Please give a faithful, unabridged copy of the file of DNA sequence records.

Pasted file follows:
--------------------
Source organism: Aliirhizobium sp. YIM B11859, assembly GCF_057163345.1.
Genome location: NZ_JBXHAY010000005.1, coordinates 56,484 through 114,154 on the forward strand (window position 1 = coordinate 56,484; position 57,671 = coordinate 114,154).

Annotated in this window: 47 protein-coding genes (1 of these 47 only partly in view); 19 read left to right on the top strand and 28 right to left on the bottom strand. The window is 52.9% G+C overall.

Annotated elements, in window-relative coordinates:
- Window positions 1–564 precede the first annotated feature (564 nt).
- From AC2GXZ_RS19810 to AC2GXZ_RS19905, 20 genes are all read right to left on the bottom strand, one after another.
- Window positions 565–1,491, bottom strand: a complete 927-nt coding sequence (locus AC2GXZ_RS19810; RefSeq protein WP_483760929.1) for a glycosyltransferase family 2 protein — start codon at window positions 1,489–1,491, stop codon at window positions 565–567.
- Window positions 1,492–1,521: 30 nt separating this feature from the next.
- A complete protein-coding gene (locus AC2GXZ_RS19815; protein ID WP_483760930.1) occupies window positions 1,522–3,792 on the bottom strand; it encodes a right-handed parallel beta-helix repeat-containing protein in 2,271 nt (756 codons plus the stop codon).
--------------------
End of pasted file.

Source organism: Aliirhizobium sp. YIM B11859, assembly GCF_057163345.1.
Genome location: NZ_JBXHAY010000005.1, coordinates 56,484 through 114,154 on the forward strand (window position 1 = coordinate 56,484; position 57,671 = coordinate 114,154).

Annotated in this window: 47 protein-coding genes (1 of these 47 only partly in view); 19 read left to right on the top strand and 28 right to left on the bottom strand. The window is 52.9% G+C overall.

Annotated elements, in window-relative coordinates:
- Window positions 1–564 precede the first annotated feature (564 nt).
- From AC2GXZ_RS19810 to AC2GXZ_RS19905, 20 genes are all read right to left on the bottom strand, one after another.
- Window positions 565–1,491, bottom strand: a complete 927-nt coding sequence (locus AC2GXZ_RS19810; RefSeq protein WP_483760929.1) for a glycosyltransferase family 2 protein — start codon at window positions 1,489–1,491, stop codon at window positions 565–567.
- Window positions 1,492–1,521: 30 nt separating this feature from the next.
- A complete protein-coding gene (locus AC2GXZ_RS19815; protein ID WP_483760930.1) occupies window positions 1,522–3,792 on the bottom strand; it encodes a right-handed parallel beta-helix repeat-containing protein in 2,271 nt (756 codons plus the stop codon).